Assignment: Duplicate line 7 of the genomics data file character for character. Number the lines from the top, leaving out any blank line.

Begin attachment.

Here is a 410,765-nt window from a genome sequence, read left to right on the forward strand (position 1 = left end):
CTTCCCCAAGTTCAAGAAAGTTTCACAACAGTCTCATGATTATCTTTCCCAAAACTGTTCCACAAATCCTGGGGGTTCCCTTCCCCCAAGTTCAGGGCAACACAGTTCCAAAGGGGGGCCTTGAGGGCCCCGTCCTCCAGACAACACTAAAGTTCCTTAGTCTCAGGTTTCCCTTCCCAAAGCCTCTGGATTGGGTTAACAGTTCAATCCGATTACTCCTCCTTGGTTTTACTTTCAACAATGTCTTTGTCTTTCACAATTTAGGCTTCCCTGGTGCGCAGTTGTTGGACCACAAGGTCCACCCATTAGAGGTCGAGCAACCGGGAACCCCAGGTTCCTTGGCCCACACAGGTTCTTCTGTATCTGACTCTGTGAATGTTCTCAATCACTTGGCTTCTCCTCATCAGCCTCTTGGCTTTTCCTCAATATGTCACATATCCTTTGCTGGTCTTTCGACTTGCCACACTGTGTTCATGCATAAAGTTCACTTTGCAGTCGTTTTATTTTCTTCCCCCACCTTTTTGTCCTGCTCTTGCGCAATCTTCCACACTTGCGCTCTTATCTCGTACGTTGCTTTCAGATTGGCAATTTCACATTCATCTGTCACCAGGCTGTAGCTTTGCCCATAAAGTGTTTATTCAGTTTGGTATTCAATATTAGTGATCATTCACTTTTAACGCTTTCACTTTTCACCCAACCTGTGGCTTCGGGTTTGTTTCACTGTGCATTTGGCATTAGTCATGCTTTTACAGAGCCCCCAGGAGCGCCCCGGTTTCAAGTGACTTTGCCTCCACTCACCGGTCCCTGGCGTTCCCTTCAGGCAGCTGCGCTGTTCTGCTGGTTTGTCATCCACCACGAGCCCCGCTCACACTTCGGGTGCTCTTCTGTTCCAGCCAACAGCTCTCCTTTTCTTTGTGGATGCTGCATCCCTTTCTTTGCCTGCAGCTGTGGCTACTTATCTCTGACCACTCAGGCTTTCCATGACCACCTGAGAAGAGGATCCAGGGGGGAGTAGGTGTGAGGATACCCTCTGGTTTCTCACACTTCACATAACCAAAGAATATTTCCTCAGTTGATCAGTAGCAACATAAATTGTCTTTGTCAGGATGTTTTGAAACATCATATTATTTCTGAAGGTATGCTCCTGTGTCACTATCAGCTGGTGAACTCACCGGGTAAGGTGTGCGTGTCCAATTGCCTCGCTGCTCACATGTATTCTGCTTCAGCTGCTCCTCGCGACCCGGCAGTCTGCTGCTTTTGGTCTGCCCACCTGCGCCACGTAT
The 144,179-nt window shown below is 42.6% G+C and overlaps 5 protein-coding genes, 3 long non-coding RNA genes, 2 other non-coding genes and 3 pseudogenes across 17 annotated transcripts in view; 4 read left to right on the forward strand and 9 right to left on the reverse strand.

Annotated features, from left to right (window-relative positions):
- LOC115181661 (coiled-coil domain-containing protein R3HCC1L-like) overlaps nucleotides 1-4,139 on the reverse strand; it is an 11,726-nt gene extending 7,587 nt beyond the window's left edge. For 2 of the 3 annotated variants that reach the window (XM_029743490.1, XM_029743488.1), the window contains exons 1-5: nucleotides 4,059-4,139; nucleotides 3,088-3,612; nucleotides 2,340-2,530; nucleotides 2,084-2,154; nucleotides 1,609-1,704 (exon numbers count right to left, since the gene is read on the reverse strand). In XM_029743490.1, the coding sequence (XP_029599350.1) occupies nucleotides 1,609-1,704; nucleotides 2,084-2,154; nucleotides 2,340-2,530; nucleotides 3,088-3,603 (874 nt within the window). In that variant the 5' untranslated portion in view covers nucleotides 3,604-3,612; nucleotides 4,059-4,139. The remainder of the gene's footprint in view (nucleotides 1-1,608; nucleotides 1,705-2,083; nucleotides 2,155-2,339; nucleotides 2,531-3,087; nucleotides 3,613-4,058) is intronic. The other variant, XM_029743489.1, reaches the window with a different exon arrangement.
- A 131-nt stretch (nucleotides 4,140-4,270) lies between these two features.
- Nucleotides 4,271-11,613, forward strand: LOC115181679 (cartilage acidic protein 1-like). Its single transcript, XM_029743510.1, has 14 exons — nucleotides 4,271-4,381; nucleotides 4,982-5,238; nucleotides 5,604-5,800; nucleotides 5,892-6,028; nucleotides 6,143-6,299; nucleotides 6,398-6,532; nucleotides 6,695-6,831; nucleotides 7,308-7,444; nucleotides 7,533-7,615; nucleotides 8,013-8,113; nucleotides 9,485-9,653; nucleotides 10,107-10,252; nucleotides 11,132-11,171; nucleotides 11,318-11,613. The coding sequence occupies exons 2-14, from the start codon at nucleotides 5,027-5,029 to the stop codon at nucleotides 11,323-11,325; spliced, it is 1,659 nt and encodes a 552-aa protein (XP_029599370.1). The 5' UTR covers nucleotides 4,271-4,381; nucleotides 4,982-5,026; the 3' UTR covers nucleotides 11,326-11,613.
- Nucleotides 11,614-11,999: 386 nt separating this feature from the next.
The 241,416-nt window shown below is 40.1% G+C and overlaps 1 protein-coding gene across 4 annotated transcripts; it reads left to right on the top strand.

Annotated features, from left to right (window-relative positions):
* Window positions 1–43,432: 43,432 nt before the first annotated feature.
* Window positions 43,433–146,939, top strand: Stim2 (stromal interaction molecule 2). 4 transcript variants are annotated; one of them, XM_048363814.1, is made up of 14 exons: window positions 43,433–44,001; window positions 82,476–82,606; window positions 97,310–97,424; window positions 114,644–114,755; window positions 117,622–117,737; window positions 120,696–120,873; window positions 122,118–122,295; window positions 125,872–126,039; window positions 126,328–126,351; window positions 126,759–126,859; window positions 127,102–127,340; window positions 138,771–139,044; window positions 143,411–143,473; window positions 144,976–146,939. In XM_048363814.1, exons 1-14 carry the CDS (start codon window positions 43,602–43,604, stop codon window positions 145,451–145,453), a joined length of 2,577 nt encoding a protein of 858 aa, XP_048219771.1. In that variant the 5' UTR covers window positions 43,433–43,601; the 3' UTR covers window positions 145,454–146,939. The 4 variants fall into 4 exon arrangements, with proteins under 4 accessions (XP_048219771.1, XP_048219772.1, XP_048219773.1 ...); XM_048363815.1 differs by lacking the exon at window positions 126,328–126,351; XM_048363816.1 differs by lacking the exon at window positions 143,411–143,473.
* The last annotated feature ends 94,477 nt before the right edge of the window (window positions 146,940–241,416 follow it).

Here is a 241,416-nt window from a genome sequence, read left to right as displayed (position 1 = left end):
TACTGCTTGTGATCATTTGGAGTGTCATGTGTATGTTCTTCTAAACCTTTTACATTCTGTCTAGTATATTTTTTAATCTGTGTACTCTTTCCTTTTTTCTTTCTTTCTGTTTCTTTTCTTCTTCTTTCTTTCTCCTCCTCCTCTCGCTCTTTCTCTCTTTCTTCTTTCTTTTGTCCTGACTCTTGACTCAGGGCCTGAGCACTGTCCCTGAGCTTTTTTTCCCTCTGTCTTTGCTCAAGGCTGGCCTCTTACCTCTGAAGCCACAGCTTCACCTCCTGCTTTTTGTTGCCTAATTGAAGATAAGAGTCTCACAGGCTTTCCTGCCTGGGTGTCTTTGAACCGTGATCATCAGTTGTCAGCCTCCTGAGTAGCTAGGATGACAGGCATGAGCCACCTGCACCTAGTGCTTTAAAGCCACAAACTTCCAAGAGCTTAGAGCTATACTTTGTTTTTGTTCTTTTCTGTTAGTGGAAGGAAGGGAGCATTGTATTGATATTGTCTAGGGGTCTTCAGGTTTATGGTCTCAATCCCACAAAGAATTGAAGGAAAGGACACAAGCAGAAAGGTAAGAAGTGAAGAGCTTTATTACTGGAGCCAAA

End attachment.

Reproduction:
- Nucleotides 4,271-11,613, forward strand: LOC115181679 (cartilage acidic protein 1-like). Its single transcript, XM_029743510.1, has 14 exons — nucleotides 4,271-4,381; nucleotides 4,982-5,238; nucleotides 5,604-5,800; nucleotides 5,892-6,028; nucleotides 6,143-6,299; nucleotides 6,398-6,532; nucleotides 6,695-6,831; nucleotides 7,308-7,444; nucleotides 7,533-7,615; nucleotides 8,013-8,113; nucleotides 9,485-9,653; nucleotides 10,107-10,252; nucleotides 11,132-11,171; nucleotides 11,318-11,613. The coding sequence occupies exons 2-14, from the start codon at nucleotides 5,027-5,029 to the stop codon at nucleotides 11,323-11,325; spliced, it is 1,659 nt and encodes a 552-aa protein (XP_029599370.1). The 5' UTR covers nucleotides 4,271-4,381; nucleotides 4,982-5,026; the 3' UTR covers nucleotides 11,326-11,613.